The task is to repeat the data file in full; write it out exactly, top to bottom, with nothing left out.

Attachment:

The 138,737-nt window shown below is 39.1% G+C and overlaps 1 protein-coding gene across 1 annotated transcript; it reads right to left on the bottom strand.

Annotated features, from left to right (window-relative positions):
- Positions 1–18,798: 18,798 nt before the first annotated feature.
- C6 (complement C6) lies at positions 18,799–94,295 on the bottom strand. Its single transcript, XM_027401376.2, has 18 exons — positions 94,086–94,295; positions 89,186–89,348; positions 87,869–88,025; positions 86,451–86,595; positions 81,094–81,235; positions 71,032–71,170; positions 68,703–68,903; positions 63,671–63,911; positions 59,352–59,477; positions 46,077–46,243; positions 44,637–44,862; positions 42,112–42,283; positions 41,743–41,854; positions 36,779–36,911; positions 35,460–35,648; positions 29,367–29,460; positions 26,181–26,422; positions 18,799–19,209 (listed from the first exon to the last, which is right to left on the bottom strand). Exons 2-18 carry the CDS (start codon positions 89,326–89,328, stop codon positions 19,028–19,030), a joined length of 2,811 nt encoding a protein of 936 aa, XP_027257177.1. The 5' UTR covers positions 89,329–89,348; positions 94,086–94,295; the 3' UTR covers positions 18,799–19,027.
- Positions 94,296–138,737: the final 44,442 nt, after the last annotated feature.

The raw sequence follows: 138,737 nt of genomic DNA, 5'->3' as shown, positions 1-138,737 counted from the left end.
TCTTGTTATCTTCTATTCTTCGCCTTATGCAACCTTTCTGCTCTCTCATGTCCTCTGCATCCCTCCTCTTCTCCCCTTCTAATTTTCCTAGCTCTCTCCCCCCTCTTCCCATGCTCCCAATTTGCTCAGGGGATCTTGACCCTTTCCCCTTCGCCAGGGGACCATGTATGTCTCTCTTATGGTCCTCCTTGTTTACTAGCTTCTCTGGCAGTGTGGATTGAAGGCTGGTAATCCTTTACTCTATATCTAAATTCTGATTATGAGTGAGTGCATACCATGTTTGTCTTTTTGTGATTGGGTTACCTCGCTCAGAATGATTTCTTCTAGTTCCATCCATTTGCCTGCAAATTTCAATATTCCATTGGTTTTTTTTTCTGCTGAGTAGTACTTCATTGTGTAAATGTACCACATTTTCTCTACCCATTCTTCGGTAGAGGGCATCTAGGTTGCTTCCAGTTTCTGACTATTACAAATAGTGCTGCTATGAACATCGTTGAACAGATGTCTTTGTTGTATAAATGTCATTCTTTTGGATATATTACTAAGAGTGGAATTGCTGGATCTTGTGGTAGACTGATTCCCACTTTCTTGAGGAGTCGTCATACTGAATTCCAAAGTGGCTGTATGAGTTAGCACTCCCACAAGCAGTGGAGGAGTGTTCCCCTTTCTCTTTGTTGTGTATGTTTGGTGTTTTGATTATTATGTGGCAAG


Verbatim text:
The 138,737-nt window shown below is 39.1% G+C and overlaps 1 protein-coding gene across 1 annotated transcript; it reads right to left on the bottom strand.

Annotated features, from left to right (window-relative positions):
- Positions 1–18,798: 18,798 nt before the first annotated feature.
- C6 (complement C6) lies at positions 18,799–94,295 on the bottom strand. Its single transcript, XM_027401376.2, has 18 exons — positions 94,086–94,295; positions 89,186–89,348; positions 87,869–88,025; positions 86,451–86,595; positions 81,094–81,235; positions 71,032–71,170; positions 68,703–68,903; positions 63,671–63,911; positions 59,352–59,477; positions 46,077–46,243; positions 44,637–44,862; positions 42,112–42,283; positions 41,743–41,854; positions 36,779–36,911; positions 35,460–35,648; positions 29,367–29,460; positions 26,181–26,422; positions 18,799–19,209 (listed from the first exon to the last, which is right to left on the bottom strand). Exons 2-18 carry the CDS (start codon positions 89,326–89,328, stop codon positions 19,028–19,030), a joined length of 2,811 nt encoding a protein of 936 aa, XP_027257177.1. The 5' UTR covers positions 89,329–89,348; positions 94,086–94,295; the 3' UTR covers positions 18,799–19,027.
- Positions 94,296–138,737: the final 44,442 nt, after the last annotated feature.

The raw sequence follows: 138,737 nt of genomic DNA, 5'->3' as shown, positions 1-138,737 counted from the left end.
TCTTGTTATCTTCTATTCTTCGCCTTATGCAACCTTTCTGCTCTCTCATGTCCTCTGCATCCCTCCTCTTCTCCCCTTCTAATTTTCCTAGCTCTCTCCCCCCTCTTCCCATGCTCCCAATTTGCTCAGGGGATCTTGACCCTTTCCCCTTCGCCAGGGGACCATGTATGTCTCTCTTATGGTCCTCCTTGTTTACTAGCTTCTCTGGCAGTGTGGATTGAAGGCTGGTAATCCTTTACTCTATATCTAAATTCTGATTATGAGTGAGTGCATACCATGTTTGTCTTTTTGTGATTGGGTTACCTCGCTCAGAATGATTTCTTCTAGTTCCATCCATTTGCCTGCAAATTTCAATATTCCATTGGTTTTTTTTTCTGCTGAGTAGTACTTCATTGTGTAAATGTACCACATTTTCTCTACCCATTCTTCGGTAGAGGGCATCTAGGTTGCTTCCAGTTTCTGACTATTACAAATAGTGCTGCTATGAACATCGTTGAACAGATGTCTTTGTTGTATAAATGTCATTCTTTTGGATATATTACTAAGAGTGGAATTGCTGGATCTTGTGGTAGACTGATTCCCACTTTCTTGAGGAGTCGTCATACTGAATTCCAAAGTGGCTGTATGAGTTAGCACTCCCACAAGCAGTGGAGGAGTGTTCCCCTTTCTCTTTGTTGTGTATGTTTGGTGTTTTGATTATTATGTGGCAAG